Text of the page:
Former U.S. Vice presidential candidate and Alaska Governor Sarah Palin and Donald Trump walk towards a limo after leaving Trump Tower at 56th Street and 5th Avenue on May 31, 2011 in New York City.
Andrew Burton—Getty Images
By Michael Scherer
January 26, 2015

Anyone can say they are running for President. Just ask Sarah Palin and Donald Trump.

“I have that fire in my belly,” Palin told Fox News. “That’s sort of my problem.” Trump was not far behind. “I can tell you this,” he told a crowd of conservative activists. “If I run and if I win, this country will be respected again.”

Both reality television stars spoke those words in 2011, in what proved to be low-cost feints designed to drum up national attention and raise their profiles before the last presidential campaign. Now they are at it again, with what appears to be a nearly identical playbook. In Iowa over the weekend, both described the same unquantifiable assertion of mental effort—”seriously considering”—to characterize their relationship to becoming a candidate in the 2016 presidential election.

There is no evidence that either is any more serious about an actual campaign this time—no fundraising, no staff hires, no grassroots organizing in early states. But both have the same incentives to make the nation, and the political press corps, think differently. And the political press corps, struggling at the moment to interest a nation exhausted with politics in another 20-month campaign, has an incentive to write about Palin and Trump, who truth be told are simply more fun than actual presidential candidates.

A large part of this delight springs from both non-candidates disdain for the political scribblers they court. Trump is well known for personally attacking reporters who doubt his sincerity with school-yard epithets like “loser.” And Palin has increasingly reordered her political worldview around the concept of a “lamestream” media that seeks to undermine the nation, and the decent, God-fearing people who occupy it.

On Saturday, Palin held up an old copy of TIME magazine that carried a cover line “Can Anybody Stop Hillary?,” before interpreting this deliberation on the Democratic nomination fight as an effort to undermine national pride. “The press asks, ‘Can anyone stop Hillary?’ ” she said. “This is to forego a conclusion, right, is to scare us off and convince us that a pantsuit can crush patriots?”

Between the two of them, however, Trump has a far more storied history of propping up and then pulling the football away from political watchers anticipating his candidacy. “I know what needs to be done to make America great again,” Trump said at the Iowa Freedom Summit on Saturday, in a speech that also promoted a new Trump-branded hotel being built near the White House. Those words borrowed verbatim from speeches he gave before the 2012 campaign. Indeed, the most remarkable thing about Trump is how consistent his messaging has been since he first started flirting with running for President in the 1980s. In 1987, Trump took out full-page ads in several newspapers criticizing the political establishment for its handling of gulf oil states and Japan, stoking speculation that he might join the fray. In 2000, he made moves to win the Reform Party ticket with the same talking points.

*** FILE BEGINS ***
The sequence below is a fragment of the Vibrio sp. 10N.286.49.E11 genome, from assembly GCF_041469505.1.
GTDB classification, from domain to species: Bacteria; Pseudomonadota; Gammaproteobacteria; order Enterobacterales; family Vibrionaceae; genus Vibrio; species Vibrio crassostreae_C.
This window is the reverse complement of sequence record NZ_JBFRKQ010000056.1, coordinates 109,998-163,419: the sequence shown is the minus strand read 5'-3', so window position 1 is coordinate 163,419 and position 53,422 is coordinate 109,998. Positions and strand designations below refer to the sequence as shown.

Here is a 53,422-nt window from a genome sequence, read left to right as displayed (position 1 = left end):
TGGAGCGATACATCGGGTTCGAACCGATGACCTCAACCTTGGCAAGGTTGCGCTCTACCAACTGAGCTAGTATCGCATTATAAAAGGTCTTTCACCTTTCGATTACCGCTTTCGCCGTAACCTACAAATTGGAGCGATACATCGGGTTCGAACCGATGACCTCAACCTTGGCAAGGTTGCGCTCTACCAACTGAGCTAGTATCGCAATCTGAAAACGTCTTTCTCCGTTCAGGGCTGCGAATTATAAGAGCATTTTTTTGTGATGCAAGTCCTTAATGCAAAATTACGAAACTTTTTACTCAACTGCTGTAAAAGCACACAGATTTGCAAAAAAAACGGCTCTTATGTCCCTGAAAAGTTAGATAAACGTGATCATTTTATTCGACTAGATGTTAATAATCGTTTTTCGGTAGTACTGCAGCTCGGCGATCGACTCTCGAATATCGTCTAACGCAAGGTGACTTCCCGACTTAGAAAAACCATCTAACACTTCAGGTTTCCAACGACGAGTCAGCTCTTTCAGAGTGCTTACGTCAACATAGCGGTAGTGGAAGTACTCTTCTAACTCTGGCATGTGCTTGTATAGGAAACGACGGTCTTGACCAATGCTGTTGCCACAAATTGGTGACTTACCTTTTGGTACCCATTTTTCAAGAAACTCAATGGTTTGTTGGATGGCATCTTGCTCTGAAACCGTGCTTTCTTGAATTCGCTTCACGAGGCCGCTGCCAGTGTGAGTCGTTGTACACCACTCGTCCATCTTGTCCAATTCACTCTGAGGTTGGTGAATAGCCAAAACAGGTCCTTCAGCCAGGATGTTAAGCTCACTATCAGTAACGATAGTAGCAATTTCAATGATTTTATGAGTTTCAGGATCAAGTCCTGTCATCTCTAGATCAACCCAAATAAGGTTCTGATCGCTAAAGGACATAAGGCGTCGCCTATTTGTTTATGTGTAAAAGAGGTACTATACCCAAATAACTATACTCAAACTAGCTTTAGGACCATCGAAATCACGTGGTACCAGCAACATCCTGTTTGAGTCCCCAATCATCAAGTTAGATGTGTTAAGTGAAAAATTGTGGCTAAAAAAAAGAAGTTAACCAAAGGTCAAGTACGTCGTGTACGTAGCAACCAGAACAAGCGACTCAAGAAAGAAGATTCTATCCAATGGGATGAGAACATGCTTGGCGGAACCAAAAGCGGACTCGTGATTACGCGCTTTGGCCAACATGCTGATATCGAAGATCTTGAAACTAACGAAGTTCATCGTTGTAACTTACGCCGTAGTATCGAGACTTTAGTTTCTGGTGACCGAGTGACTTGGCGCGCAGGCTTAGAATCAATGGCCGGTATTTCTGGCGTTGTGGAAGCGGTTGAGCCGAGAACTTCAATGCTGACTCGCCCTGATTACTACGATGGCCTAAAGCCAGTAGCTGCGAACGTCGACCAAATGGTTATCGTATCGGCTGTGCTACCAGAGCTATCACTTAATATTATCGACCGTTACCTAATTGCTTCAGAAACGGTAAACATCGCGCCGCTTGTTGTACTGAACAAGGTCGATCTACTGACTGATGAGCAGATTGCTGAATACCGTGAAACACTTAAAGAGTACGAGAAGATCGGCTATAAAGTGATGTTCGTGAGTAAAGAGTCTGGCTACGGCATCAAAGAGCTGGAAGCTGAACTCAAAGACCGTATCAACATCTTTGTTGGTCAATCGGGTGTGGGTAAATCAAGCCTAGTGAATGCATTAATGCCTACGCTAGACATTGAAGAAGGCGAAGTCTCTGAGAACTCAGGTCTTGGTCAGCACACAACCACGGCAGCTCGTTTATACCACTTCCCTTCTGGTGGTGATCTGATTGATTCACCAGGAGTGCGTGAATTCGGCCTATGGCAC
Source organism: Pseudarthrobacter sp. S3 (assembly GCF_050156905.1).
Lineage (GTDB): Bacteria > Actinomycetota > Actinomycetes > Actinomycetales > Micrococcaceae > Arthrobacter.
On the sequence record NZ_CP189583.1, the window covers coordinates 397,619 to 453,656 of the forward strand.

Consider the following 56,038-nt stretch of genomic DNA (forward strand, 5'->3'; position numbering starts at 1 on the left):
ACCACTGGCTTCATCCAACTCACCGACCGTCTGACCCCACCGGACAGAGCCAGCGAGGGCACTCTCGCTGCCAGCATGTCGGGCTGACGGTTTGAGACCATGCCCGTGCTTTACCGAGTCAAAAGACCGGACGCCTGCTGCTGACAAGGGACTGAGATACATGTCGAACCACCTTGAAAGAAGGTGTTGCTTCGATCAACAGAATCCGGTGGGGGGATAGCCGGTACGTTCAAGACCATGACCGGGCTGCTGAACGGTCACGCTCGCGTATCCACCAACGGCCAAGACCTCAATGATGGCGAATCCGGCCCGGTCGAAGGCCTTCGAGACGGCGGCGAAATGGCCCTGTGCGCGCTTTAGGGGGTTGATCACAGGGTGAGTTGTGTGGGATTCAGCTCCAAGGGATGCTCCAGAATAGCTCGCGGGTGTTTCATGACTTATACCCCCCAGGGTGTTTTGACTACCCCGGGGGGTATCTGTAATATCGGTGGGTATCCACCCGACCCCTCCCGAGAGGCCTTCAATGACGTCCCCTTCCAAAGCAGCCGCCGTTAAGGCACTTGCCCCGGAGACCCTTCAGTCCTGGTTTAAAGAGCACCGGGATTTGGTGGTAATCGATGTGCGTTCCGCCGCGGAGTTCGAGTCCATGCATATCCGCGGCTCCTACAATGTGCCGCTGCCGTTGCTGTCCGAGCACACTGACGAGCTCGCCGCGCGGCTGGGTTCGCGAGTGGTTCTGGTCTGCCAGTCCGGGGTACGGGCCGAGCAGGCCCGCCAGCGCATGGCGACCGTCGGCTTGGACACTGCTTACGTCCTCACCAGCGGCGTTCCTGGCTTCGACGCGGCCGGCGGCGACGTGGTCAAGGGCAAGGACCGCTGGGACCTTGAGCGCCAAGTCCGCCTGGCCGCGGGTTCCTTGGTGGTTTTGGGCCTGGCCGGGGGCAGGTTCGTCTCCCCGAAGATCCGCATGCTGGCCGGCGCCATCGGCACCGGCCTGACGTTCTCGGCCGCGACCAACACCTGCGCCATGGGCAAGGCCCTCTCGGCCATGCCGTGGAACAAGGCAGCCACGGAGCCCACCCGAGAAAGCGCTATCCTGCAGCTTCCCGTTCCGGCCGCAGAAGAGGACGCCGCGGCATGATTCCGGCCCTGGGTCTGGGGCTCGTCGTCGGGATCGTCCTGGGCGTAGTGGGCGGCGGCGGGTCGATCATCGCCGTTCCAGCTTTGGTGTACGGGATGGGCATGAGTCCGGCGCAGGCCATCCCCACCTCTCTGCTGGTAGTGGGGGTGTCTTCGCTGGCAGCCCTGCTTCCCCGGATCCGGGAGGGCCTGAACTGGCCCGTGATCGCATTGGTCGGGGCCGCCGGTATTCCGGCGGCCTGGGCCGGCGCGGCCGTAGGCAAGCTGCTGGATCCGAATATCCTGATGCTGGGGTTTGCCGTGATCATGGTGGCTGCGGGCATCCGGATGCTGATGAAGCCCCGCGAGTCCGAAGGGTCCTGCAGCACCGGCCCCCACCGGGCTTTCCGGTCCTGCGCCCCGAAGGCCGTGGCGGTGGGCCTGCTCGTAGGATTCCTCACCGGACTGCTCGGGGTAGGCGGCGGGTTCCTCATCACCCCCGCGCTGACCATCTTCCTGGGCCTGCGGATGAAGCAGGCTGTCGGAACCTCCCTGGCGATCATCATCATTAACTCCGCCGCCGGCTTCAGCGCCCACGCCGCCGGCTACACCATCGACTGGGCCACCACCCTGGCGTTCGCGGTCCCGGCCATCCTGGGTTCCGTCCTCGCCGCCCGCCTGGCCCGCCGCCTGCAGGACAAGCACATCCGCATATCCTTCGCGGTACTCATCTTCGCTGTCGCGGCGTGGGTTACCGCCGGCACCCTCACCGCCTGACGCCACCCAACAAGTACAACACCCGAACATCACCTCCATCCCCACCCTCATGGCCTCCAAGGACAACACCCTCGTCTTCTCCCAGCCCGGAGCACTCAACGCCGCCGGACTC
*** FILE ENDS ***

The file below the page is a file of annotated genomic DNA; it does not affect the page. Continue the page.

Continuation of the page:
If his message has been repetitive, Trump’s policy solutions have varied wildly. In a book that preceded his 2000 non-campaign, he embraced the ides of single-payer healthcare and a one-time 14.25% net worth tax on all Americans worth more than $10 million, two ideas that would horrify most of the people cheering for him in Iowa. (The tax would have exempted net-worth held in primary residences, effectively making Trump’s real estate empire for the wealthy into a new, massive tax shelter.) He has since said he no longer supported either plan.

The timing of Trump’s 2011 campaign tease raised his national profile just as he was finalizing negotiations with NBC News on a new contract for the Celebrity Apprentice. (“I have a big decision to make,” he would say then, of the choice between seeking the Oval Office and evaluating the half-naked selfies of Geraldo Rivera.) Palin launched a multi-state bus tour—she even had the bus wrapped with her mug and signature—raising her profile as a pundit in advance of the campaign. She now sells online subscriptions to her own video network, giving her financial incentive for her publicity even more direct than a book tour.

Just how far Palin and Trump choose go this time down the campaign trail is not possible to predict, though their odds of winning the Republican nomination can be safely handicapped as far more aspirational than practical. Perhaps they might go all the way to a debate stage, if only to prove the skepticism of political reporters wrong. After all, they both have so little to lose, and so much to gain.

 

 

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